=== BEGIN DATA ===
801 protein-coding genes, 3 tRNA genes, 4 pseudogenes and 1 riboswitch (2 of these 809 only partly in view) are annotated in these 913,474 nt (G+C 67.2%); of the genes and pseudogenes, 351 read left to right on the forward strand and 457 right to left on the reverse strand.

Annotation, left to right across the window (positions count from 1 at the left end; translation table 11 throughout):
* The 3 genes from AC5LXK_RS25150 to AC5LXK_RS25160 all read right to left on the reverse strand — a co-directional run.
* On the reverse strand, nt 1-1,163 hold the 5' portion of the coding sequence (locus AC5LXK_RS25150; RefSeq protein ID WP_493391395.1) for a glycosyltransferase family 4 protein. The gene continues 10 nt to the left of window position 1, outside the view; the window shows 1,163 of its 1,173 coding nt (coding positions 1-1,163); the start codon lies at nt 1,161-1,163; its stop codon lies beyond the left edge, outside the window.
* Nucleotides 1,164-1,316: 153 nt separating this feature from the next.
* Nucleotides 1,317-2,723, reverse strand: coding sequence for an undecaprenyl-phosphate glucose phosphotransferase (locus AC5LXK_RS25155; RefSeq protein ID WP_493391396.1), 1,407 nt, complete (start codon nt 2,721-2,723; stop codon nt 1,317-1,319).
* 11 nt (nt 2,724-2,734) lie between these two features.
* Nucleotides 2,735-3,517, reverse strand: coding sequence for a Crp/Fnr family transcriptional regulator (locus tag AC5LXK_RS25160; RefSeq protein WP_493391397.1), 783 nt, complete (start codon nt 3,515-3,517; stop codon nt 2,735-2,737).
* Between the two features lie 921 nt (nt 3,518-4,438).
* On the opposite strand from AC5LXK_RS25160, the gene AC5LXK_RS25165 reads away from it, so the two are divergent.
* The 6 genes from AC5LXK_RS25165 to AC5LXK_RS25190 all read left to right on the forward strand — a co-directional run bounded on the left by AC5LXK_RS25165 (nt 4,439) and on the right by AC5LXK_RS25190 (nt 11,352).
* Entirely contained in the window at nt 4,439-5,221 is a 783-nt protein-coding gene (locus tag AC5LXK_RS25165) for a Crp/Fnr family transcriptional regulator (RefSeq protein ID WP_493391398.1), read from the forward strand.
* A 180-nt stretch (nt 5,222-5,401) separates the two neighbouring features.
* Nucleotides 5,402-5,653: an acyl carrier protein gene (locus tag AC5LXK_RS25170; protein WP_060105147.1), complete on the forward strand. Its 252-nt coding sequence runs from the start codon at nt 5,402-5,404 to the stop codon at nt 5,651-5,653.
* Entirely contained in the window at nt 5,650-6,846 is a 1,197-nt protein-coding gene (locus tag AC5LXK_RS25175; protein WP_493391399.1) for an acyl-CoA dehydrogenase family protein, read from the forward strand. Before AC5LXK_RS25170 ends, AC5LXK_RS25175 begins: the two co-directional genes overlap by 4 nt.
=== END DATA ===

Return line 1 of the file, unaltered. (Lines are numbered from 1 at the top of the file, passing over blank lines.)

801 protein-coding genes, 3 tRNA genes, 4 pseudogenes and 1 riboswitch (2 of these 809 only partly in view) are annotated in these 913,474 nt (G+C 67.2%); of the genes and pseudogenes, 351 read left to right on the forward strand and 457 right to left on the reverse strand.